Housing market slows in November; SLC area sees 50% decline in home sales
(CNN) — Home sales in the United States declined for the 10th month in a row in November as surging mortgage rates topped 7% and stubbornly high prices kept buyers out of the market.
Sales of existing homes — which include single-family homes, townhomes, condominiums and co-ops — were down 35.4% in November from a year ago and down 7.7% from October, according to a National Association of Realtors report released Wednesday. Sales declined in all regions of the United States month-over-month and year-over-year.
That continues a slowing trend that began in February and marks the longest streak of declining sales on record, going back to 1999.
Sales in November were at their weakest level since May 2020, when the real estate market was at a standstill during the pandemic lockdowns. If not for that anomalous month, sales last month would have been at the lowest level since November 2010.
“In essence, the residential real estate market was frozen in November, resembling the sales activity seen during the COVID-19 economic lockdowns in 2020,” said Lawrence Yun, NAR’s chief economist. “The principal factor was the rapid increase in mortgage rates, which hurt housing affordability and reduced incentives for homeowners to list their homes. Plus, available housing inventory remains near historic lows.”
Many of the sales that closed in November would have had contracts signed in October and early November when mortgage rates were at their highest point all year, reaching as high as as an average of 7.08% for a 30-year fixed rate mortgage, according to Freddie Mac. The higher costs of financing a home purchase have made home buying impossible for some buyers to even qualify for a loan, and others have opted out.
Even as home sales dropped, home prices continued to climb last month. The median home price was $370,700 in November, up 3.5% from one year ago, according to the report. But that’s down from the record high of $413,800 in June. The price increase marks more than a decade of year-over-year monthly gains.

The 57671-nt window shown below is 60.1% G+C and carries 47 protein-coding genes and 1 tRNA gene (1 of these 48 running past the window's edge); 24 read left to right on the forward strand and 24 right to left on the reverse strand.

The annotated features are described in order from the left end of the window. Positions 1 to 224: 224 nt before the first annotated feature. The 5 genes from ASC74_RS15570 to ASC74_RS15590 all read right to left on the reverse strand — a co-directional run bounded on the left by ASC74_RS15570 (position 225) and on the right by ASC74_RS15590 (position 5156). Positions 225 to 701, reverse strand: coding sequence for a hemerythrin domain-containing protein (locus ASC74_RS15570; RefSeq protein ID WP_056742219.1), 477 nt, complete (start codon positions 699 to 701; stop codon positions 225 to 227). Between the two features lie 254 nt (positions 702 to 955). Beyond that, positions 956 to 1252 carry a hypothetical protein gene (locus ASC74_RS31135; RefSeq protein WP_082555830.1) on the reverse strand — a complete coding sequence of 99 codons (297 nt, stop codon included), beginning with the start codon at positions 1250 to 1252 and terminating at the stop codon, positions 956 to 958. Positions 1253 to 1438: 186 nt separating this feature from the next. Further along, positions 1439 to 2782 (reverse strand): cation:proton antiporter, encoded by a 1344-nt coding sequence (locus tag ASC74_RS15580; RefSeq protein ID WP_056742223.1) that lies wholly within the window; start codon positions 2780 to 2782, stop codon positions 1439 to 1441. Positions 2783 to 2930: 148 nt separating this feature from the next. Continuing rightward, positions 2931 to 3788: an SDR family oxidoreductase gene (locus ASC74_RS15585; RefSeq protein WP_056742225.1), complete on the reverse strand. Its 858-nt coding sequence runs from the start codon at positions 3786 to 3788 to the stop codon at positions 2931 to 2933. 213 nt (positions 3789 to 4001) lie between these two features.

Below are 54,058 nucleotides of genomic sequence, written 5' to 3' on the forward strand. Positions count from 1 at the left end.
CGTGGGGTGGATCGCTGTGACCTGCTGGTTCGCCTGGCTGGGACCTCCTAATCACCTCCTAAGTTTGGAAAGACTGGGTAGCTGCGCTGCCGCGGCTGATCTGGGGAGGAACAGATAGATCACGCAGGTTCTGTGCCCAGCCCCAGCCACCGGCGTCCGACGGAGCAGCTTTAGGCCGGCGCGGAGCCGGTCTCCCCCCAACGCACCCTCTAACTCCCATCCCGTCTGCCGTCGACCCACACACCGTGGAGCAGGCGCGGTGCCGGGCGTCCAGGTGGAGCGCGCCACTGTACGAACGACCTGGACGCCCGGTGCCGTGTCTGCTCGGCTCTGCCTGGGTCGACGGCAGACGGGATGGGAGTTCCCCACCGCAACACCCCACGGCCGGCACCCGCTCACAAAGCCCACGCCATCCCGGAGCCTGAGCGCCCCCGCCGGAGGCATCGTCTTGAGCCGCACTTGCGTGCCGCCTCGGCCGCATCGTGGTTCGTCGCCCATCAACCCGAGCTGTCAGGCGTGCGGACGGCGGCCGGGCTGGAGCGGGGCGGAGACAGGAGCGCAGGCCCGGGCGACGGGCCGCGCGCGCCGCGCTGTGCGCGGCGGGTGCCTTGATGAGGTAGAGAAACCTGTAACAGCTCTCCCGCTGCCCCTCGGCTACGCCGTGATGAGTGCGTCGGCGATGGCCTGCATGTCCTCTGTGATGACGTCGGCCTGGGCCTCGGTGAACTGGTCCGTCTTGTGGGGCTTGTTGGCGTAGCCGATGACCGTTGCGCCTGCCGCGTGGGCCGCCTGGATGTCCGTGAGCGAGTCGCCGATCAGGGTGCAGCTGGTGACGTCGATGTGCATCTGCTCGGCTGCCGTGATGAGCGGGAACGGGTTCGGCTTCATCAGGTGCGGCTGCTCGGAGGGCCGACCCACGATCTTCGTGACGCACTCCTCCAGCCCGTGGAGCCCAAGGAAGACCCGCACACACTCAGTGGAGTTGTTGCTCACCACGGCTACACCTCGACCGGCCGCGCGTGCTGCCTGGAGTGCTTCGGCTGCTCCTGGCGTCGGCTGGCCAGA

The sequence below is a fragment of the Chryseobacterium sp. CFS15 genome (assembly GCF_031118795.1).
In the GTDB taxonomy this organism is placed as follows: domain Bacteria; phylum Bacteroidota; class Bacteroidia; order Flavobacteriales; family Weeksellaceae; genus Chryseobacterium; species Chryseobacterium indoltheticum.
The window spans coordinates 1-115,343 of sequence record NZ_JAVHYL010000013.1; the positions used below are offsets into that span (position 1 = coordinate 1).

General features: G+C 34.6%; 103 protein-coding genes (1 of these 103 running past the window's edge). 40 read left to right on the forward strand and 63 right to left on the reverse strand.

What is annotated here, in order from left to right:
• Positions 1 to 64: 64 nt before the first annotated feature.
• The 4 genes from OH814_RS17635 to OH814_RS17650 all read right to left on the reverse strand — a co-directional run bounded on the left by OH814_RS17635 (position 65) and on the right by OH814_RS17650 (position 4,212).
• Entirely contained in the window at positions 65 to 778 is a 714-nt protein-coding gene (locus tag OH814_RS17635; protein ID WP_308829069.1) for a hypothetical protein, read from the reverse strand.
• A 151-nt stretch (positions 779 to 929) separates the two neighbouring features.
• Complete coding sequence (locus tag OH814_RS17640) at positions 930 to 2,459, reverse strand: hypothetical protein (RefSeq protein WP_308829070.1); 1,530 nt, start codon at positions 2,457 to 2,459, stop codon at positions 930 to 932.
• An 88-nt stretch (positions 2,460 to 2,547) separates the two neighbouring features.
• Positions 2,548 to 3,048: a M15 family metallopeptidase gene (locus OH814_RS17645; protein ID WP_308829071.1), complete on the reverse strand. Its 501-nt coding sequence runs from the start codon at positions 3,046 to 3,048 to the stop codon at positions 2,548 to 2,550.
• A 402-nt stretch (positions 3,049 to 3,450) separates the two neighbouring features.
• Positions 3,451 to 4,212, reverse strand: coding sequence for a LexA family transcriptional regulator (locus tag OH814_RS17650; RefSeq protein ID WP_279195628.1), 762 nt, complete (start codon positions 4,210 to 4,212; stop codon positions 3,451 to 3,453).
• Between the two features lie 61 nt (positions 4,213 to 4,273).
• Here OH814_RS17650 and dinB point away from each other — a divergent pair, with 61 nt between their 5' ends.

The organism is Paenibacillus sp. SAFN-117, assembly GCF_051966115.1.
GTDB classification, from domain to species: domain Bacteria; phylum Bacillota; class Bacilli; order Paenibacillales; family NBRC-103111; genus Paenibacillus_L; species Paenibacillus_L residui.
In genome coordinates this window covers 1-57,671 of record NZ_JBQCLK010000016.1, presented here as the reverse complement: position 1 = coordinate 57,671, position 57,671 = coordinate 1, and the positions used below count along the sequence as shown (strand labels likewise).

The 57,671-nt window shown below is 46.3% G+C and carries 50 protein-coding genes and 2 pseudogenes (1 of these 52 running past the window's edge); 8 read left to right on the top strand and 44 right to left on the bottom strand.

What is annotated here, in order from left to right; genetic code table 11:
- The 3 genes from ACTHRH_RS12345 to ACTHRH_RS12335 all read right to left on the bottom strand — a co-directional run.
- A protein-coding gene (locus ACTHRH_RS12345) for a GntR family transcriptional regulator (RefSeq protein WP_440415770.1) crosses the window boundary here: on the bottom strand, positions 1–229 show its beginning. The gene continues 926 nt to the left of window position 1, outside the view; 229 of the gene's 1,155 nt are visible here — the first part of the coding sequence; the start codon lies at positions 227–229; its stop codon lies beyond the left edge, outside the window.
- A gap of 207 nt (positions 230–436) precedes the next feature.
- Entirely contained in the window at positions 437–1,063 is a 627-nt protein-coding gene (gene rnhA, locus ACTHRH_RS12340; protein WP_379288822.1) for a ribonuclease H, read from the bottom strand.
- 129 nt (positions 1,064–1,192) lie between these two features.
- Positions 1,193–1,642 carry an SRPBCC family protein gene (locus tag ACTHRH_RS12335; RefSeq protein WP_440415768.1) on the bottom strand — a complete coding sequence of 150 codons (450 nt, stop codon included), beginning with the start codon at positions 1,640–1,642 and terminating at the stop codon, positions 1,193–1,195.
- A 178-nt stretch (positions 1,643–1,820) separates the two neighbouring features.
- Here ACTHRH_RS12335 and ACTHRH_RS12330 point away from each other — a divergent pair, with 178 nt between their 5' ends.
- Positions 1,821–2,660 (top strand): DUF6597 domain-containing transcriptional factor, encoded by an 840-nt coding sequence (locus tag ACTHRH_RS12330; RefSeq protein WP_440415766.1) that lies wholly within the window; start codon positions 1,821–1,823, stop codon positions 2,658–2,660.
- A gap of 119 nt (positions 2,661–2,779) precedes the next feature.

Inventory remains near record lows, with few homeowners looking to give up the ultra-low mortgage rates they refinanced or bought into to buy a new home with a higher rate.
There were 1.14 million units for sale at the end of November, according to NAR, down 6.6% from October, but up 2.7% from one year ago.
Real estate markets are bearing the brunt of the Federal Reserve’s monetary policy, said George Ratiu, senior economist and manager of economic research at Realtor.com.
“After flooding the financial system with liquidity in 2020 and 2021 to support the government-induced closing of the economy, the central bank has been tightening borrowing costs and shrinking its balance sheet to combat high inflation,” he said. “With shelter costs comprising a large share of price gains, the Fed is hoping that a substantial cooling in housing prices will lead to a stronger pullback in inflation.”
The most recent data measuring inflation shows some glimmers of hope that the worst of it has passed.
And mortgage rates have come down since the beginning of November, dropping from 7.08% early in the month to around 6.6% by the end, according to Freddie Mac.
“The market may be thawing since mortgage rates have fallen for five straight weeks,” Yun added. “The average monthly mortgage payment is now almost $200 less than it was several weeks ago when interest rates reached their peak for this year.”
A separate housing report by RE/MAX said the Salt Lake City metro area had the third biggest decrease in home sales with closed transactions down more than 50% in November compared to the same month last year.
The RE/MAX report also said the Salt Lake City area experienced one of the biggest jumps in days on market in November. It’s now taking an average of 51 days for a home to sell compared to 27 days a year ago.
Dejan Eskic with the University of Utah’s Gardner Policy Institute told KSL-TV that there is still demand for housing but that higher mortgage rates have priced buyers out and made it so existing homeowners don’t want to move and lose their lower rates.
“To me it’s all about the rates,” Eskic said. “The moment we get interest rates to settle to some predictability we’re expecting the market to come back.”
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